Students need balance too

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Students need balance too

The author is an editorial writer of the JoongAng Ilbo.

American futurist Alvin Toffler has a connection with Korean education. He met Presidents Kim Dae-jung and Park Geun-hye and advised them on educational direction. In 2007, he came to Korea and had a discussion with 100 students. When he passed away in 2016, the questions he had posed on Korean education were highlighted. They contain some painful points. He said in 2007 that Korean students spend 15 hours a day in school and after-school classes, wasting time on knowledge that is not needed for jobs that won’t exist in the future.

Around this time, partly influenced by his criticism, voices calling for education with breaks grew. In 2008, attempts to restrict private academies from offering late-night classes and requiring them to close on certain days were made, but the industry resisted fiercely. In five cities and provinces, including Seoul and Gyeonggi, late-night classes were restricted, but required closure was scrapped. At every opportunity, such as educational superintendent elections or presidential elections, in the last ten years, civic groups have called for the introduction of laws making private academies close on certain days, but those regulations have never materialized.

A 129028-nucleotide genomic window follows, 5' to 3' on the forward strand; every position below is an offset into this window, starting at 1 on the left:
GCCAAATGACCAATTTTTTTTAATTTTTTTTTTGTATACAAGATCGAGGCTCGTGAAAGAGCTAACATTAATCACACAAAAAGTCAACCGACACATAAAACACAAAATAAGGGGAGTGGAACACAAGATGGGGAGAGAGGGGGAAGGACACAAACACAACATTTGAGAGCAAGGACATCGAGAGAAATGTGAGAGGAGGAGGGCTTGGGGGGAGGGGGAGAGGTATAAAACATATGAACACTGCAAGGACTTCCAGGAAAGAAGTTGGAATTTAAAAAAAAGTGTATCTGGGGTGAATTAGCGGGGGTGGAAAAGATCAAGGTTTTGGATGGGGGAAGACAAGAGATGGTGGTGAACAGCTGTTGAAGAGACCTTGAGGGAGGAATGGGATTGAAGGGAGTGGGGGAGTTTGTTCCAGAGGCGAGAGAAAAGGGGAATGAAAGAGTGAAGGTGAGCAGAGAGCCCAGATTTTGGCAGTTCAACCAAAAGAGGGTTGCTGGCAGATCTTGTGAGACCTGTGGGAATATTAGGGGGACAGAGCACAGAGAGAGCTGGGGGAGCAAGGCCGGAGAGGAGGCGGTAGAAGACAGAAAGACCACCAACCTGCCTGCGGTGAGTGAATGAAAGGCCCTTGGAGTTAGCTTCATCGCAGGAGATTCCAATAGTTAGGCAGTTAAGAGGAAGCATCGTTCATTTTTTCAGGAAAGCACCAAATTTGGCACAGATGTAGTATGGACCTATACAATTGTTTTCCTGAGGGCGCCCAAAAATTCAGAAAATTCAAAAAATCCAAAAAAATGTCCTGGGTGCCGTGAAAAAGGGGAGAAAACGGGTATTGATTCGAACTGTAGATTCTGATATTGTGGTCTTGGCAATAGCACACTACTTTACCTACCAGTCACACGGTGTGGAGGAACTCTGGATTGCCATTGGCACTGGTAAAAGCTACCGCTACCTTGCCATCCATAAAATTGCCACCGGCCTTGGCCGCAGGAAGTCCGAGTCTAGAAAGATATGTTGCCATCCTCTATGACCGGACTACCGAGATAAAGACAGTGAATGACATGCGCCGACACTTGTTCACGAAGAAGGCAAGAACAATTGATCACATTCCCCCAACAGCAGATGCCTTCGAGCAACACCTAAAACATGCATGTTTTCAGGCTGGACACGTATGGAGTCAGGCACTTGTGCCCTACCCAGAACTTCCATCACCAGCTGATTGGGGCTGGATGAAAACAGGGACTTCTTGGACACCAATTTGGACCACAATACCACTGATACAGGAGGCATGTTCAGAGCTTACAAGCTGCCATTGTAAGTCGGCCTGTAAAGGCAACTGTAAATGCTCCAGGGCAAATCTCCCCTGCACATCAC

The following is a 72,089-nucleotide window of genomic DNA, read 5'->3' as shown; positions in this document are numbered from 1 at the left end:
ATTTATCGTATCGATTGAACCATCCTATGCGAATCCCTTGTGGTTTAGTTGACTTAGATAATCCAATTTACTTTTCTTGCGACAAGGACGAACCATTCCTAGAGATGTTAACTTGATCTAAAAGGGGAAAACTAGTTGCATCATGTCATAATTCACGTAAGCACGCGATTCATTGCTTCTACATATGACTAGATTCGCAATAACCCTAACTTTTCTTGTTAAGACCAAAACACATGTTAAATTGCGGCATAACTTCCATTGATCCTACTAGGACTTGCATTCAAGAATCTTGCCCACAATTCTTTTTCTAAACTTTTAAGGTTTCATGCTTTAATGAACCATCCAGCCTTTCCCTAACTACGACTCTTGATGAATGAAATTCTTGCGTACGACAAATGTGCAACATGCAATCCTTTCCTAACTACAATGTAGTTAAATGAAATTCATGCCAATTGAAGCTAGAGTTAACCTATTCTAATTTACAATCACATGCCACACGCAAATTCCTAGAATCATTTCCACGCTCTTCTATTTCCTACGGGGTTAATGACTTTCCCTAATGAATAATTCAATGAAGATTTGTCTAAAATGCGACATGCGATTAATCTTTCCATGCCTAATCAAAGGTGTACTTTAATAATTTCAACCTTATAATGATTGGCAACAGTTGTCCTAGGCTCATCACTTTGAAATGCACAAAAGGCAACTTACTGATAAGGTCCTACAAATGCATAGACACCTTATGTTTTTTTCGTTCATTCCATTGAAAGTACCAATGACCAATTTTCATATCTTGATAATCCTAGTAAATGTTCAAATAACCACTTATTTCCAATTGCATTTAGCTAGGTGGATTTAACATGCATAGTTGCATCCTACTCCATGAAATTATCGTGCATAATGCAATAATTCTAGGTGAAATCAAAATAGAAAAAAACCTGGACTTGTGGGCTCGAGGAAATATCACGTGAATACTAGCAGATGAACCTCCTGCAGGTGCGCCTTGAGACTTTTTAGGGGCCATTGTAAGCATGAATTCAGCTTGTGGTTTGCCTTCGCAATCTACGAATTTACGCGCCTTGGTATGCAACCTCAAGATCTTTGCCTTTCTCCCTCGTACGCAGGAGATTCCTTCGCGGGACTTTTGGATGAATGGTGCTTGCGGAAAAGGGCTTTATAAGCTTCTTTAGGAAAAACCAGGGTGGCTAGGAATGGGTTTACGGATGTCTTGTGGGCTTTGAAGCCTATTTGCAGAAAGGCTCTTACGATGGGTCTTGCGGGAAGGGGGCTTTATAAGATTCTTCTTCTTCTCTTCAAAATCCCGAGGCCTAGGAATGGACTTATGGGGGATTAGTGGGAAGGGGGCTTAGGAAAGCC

A few days ago, Cho Hee-yeon, superintendent of the Seoul Metropolitan Office of Education, proposed the Sunday closure of private academies again. In the white paper for education policy in Seoul, he said that students should be able to rest fully at least on Sunday to ensure their healthy physical and psychological growth. Students in Korea study the longest among OECD member countries. According to last year’s OECD Students’ Well-Being Report, 23.2 percent of students responded that they study more than 60 hours per week in and outside of school, nearly twice the OECD average of 13.3 percent. Sangmyung University professor Kim Young-cheol published a report last year which states that 40 percent of regular high school students and 51 percent of specialized and independent high school students take private academy classes on Sundays for four to five hours on average.

Many parents hope for a society where their children don’t have to go to class on Sundays. Last year, the Korea Society Opinion Institute’s survey showed that 71.3 percent of middle school parents and 62.9 percent of high school parents support the introduction of Sunday closures for private academies. Seoul Metropolitan Office of Education Research and Information Center’s survey showed that 78 percent of middle and high school students say that they need to rest for at least one day a week instead of studying every day.

The 52-hour workweek is being implemented because adults need a work-life balance, yet students still live without weekends. It is pathetic that a law has to be made for Sunday closure, but it can certainly be done if students and parents wish. It takes more than Cho’s efforts — it requires legislation. The Ministry of Education and politicians need to work together. Of course, the obvious fix would be to strengthen public education to reduce the demand for private academies in the first place.

JoongAng Ilbo, Nov. 9, Page 35
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